For drama students, the presidential decree was the straw that broke the camel’s back, as it made an already bad situation even worse. Effectively, it means that if they ever find work in the public sector, they will be placed on the same salary scale as high school graduates. However, even before the presidential decree, drama school degrees were effectively not recognized by the state and graduates could not use them to pursue further studies or find a job outside of theater.

“It just gave us a very good reason to act. Things were already pretty bad; our degrees were not recognized, and our salary prospects were very grim,” said Chrysanthi.

“It was like putting a stamp on the problem, like a tombstone. With the degrees we will receive from our drama schools, we cannot pursue any postgraduate studies,” stated Nadia.

“However, this is not only a problem of the current government; it is a problem that has gone on for decades. The way culture is treated and the main problems regarding our sector did not appear with the current government,” she added.

Mattress inside the squat. Photograph: Aris Dimitrakopoulos

It seems that the students have already scored a small victory, as the Prime Minister met with their representatives last week and proceeded to pass some minor legislation, which did not solve the main problem.

“He did not solve the main thing, which is the amendment of the presidential decree,” highlighted Nadia. 

“I feel that the government wants to listen, but I doubt it is willing to act,” added Chrysanthi.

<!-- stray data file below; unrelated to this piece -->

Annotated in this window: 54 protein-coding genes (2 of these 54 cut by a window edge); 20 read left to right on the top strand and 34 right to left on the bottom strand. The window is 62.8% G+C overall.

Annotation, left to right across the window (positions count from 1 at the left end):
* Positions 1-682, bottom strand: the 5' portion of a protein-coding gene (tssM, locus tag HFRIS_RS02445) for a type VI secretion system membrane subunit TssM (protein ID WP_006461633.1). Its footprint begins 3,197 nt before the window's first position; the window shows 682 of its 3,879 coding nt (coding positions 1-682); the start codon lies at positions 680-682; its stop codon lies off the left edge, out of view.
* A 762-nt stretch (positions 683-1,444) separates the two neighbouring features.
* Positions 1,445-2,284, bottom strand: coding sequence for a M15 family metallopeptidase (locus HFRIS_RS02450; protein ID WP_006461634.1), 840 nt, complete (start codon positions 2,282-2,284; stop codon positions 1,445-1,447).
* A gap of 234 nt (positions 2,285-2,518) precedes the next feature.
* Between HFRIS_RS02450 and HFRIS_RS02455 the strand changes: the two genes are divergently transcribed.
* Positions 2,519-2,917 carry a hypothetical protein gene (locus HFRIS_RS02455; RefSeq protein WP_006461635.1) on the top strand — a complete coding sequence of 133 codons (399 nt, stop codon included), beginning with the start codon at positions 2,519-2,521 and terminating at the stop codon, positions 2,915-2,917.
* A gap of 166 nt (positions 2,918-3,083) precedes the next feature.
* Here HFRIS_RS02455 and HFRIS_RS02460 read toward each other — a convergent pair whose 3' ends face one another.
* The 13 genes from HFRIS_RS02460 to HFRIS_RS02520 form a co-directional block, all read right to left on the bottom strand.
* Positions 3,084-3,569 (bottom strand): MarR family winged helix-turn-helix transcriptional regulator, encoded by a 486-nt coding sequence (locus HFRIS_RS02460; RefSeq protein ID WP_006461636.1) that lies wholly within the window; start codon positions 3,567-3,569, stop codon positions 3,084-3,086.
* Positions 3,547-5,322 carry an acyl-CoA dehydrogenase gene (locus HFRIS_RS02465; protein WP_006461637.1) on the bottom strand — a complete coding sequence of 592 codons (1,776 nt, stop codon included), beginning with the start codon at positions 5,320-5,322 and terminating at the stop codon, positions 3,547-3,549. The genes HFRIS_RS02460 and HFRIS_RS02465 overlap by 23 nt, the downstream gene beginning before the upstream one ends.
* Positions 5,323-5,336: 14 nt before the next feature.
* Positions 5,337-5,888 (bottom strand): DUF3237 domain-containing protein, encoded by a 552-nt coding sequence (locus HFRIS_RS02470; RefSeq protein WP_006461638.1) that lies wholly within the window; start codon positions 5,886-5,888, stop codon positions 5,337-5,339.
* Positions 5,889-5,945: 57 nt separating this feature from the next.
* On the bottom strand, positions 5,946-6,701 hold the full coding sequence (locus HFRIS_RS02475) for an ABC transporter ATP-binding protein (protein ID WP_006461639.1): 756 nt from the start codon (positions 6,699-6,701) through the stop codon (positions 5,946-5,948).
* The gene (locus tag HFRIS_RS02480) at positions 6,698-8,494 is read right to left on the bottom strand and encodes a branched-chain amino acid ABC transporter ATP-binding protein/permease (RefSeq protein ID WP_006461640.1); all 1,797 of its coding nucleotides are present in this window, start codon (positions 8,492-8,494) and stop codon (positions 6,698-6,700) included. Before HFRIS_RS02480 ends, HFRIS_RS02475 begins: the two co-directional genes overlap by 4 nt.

Furthermore, Nick explained that occupying their schools was the only way to make the government take them seriously. “There were a lot of protests before the squats, but this dialogue was constantly discontinued, so we had to try to make our voices heard,” he said.

“But I also want to stress that all the squats, from their beginning, were very peaceful, as were the protests,” he added.

“The squats were started by the National Theatre students; however, the word got out to the other drama schools and we started to gather at the National Theatre squat and coordinate together. It took time; we started to gather and hold assemblies for many hours with many people,” explained Nadia.

According to the students, decisions at the squat are made by a general assembly that takes place every day and lasts several hours with over 100 participants.

“The longest assembly lasted for 12 hours and had a steady body of 100 people, but I don’t know how many people participated in total; we do assemblies every day,” stated Nick.